When you hear “engine,” you usually think of a combustion engine. However, there are actually four main engine parts. They are the Engine block & Cylinders, Pistons & Crankshaft, Camshaft, and Flywheel. If you’re interested in knowing more about an engine, keep reading! Listed below are their important roles and how they operate. To understand them better, consider the following:
- Engine block & Cylinders
The engine block is the basic unit of an internal combustion engine. Before the cylinder block, an automobile engine was made up of a separate crankcase. Then, as the car grew in size, the cylinders were grouped together and pressed together. Later, when the cylinder block was large enough to house all of the parts, a separate crankcase was attached to it. But what is the real purpose of an engine block?
The engine block is made of various materials, including aluminum, cast iron, magnesium, and steel. Most of these materials are lightweight and provide high strength and durability. Aluminum blocks are lightweight but can be made of cast iron or steel. They are also more thermally conductive than cast iron. The crankcase of an aluminum block is usually made of an aluminum alloy. Cylinders are usually made of cast iron and often have chromium plating.
- Pistons & Crankshaft
A car’s engine has four major parts. The piston moves up and down in the cylinder and completes the four essential functions of combustion: inhaling air and fuel, compressing them, igniting them, and expelling the byproducts. The piston pushes against a portion of the crankshaft to turn the engine. When the fuel and air mixture burns, the piston pushes against the crankshaft, which turns it and keeps it spinning.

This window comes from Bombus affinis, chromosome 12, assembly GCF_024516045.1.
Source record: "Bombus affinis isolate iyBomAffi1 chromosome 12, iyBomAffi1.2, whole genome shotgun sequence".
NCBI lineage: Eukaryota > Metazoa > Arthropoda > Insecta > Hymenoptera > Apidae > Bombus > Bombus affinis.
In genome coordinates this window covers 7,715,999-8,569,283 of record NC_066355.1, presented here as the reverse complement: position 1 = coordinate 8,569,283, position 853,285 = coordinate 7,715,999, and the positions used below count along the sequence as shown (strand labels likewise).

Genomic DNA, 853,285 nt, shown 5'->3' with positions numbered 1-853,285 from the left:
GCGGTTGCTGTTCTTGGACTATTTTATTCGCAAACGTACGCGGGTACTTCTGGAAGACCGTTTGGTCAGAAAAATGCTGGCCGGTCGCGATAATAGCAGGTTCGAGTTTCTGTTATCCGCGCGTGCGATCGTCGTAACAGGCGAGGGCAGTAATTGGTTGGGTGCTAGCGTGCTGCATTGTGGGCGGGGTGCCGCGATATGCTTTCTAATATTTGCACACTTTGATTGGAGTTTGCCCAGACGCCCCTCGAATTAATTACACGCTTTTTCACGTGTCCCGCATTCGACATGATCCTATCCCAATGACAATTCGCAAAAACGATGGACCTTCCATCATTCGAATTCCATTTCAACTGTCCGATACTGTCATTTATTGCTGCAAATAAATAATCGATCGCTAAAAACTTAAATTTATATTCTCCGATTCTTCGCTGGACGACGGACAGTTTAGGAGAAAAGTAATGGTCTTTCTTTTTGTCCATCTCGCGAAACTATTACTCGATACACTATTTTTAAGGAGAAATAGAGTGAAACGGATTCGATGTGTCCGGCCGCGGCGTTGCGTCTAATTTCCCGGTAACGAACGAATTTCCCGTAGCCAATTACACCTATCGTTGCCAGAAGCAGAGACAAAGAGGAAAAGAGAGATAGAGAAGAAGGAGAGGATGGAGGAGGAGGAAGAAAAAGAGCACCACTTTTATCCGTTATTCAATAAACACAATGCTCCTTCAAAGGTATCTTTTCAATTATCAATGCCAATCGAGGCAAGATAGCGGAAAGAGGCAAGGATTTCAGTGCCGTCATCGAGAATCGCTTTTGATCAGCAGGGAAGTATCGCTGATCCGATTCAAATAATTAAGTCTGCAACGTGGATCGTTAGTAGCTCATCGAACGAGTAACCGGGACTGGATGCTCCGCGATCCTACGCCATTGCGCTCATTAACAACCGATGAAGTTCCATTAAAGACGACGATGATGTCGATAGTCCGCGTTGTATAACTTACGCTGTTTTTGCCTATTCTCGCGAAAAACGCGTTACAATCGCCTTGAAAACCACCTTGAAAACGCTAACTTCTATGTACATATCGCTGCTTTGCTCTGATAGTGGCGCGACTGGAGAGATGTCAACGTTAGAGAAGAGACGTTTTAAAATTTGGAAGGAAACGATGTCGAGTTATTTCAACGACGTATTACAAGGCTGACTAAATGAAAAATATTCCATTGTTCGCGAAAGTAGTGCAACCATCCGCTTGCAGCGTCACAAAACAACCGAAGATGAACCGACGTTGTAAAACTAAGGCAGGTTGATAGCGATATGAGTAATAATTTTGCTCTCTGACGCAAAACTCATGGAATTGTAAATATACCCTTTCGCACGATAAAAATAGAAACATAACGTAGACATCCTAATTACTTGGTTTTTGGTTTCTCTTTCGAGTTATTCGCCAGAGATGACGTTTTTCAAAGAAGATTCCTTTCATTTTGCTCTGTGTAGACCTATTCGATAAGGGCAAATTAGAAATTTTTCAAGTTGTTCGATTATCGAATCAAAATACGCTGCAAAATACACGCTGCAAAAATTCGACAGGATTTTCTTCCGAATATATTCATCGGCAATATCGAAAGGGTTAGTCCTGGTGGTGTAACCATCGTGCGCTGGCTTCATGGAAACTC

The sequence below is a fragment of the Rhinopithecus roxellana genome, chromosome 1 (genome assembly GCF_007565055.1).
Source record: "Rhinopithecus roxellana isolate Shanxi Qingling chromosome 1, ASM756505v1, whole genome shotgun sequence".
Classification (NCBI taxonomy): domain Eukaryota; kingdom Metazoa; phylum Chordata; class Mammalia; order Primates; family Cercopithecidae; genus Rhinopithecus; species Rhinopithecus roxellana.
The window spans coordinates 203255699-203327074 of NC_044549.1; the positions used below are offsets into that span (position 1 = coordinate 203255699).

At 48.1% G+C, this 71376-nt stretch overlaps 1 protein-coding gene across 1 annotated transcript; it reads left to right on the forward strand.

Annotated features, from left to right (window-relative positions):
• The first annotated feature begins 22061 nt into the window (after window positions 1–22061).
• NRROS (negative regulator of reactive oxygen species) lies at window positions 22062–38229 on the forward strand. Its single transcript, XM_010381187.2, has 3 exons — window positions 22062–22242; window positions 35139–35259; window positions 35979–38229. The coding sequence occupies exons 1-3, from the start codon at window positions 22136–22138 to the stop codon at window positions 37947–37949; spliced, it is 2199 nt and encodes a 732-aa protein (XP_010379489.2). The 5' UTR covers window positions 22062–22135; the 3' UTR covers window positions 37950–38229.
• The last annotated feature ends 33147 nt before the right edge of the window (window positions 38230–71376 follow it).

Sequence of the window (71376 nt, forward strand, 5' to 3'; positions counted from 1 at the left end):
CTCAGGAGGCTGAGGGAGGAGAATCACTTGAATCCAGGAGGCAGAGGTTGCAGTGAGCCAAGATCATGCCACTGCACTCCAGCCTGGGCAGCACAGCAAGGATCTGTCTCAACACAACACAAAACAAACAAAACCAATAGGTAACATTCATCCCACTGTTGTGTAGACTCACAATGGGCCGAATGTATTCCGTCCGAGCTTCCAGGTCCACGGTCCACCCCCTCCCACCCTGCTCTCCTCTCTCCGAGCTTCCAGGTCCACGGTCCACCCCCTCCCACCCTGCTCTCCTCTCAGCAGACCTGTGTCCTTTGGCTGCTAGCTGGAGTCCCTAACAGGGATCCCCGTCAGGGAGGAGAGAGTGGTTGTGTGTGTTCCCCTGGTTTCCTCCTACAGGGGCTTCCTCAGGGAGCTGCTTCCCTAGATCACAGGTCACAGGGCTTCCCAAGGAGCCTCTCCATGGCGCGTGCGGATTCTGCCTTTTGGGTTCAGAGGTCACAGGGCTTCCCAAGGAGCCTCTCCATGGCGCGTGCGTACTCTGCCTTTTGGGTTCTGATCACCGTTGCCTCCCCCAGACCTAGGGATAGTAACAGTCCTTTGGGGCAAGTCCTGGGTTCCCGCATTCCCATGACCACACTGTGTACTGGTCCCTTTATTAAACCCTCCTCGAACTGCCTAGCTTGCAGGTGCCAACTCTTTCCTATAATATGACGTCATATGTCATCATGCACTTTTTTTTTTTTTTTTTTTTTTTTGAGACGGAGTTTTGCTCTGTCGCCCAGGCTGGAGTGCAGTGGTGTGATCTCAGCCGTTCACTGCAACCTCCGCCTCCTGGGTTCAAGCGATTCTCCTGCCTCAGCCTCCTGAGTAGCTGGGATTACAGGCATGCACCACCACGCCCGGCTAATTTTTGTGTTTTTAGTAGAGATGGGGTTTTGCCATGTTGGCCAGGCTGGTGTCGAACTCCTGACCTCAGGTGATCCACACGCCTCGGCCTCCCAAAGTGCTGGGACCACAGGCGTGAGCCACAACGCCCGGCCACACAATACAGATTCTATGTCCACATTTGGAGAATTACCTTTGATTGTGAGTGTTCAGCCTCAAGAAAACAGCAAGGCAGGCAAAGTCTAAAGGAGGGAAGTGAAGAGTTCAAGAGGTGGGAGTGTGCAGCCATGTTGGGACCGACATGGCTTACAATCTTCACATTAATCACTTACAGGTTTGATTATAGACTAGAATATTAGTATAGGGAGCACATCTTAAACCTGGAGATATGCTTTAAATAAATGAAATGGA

The pistons are the main components of the engine. They transfer heat energy produced during combustion to the crankshaft, which turns the wheels. Pistons are topped with oil and compression rings, which seal the combustion chamber and prevent oil leakage. The crankshaft is located in the lower section of the engine block and rounds the motion of the piston. The crankshaft is connected to a camshaft, which converts this linear motion into rotational motion.
One of the oldest parts of an engine, the camshaft, is still in use today. Interestingly enough, the first known use of a camshaft dates back to the 13th century. Turkish philosopher and engineer Ismail al-Jazari described the function of cams in his book. Today, the principles that govern a camshaft are much the same as they were back then.
The camshaft mechanism consists of three parts. The driver member, known as the cam, and the driven member, called the follower, are mounted on a shaft. A series of bearings support the camshaft. The lobes work in synchronization with piston motion to open and close the valves. The camshaft rotates every two revolutions of the engine, and the follower moves the valves.
The flywheel is a simple energy storage device in an engine. Its role is to maintain an even speed during all engine strokes and reduce vibration. Sometimes, the flywheel serves as a mounting surface for gears or the starter motor, which engages the flywheel to start the engine. This is why a flywheel is an important part of an engine. There are many advantages to the flywheel.
A lightened flywheel is typically used in racing cars and is extremely light. Lightened flywheels also reduce wear and tear on the drivetrain, especially the joints. A heavy flywheel improves performance under heavy load, while a lightweight flywheel is best suited for race cars. Lightweight flywheels are also easier to maintain and increase acceleration. If you want the most powerful engine, you may want to invest in a heavy flywheel.